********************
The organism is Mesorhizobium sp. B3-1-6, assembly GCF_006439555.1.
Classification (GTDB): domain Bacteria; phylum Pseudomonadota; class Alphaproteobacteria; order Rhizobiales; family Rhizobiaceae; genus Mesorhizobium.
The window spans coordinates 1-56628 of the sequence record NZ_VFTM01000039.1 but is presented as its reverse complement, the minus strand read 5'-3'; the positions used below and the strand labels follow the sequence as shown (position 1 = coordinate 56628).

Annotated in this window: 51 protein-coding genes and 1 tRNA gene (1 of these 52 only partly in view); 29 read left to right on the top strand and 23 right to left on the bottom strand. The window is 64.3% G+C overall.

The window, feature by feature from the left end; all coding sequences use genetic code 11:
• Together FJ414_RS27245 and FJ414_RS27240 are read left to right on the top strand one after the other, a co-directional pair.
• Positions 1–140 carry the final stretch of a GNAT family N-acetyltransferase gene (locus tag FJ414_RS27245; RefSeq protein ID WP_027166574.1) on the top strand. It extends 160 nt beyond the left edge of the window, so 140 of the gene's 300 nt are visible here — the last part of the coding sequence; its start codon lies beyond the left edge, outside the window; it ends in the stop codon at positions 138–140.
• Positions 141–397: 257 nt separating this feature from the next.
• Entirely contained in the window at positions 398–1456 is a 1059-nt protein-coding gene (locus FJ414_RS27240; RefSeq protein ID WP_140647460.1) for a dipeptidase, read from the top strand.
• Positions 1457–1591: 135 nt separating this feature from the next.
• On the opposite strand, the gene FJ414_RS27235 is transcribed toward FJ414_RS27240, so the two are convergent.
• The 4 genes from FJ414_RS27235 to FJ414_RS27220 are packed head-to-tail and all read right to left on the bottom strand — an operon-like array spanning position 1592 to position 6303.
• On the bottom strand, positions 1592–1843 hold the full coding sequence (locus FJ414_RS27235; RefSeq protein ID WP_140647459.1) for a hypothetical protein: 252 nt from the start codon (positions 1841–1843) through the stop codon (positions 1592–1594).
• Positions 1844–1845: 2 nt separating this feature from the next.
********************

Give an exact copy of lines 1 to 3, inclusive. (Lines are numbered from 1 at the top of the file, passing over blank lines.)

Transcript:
The organism is Mesorhizobium sp. B3-1-6, assembly GCF_006439555.1.
Classification (GTDB): domain Bacteria; phylum Pseudomonadota; class Alphaproteobacteria; order Rhizobiales; family Rhizobiaceae; genus Mesorhizobium.
The window spans coordinates 1-56628 of the sequence record NZ_VFTM01000039.1 but is presented as its reverse complement, the minus strand read 5'-3'; the positions used below and the strand labels follow the sequence as shown (position 1 = coordinate 56628).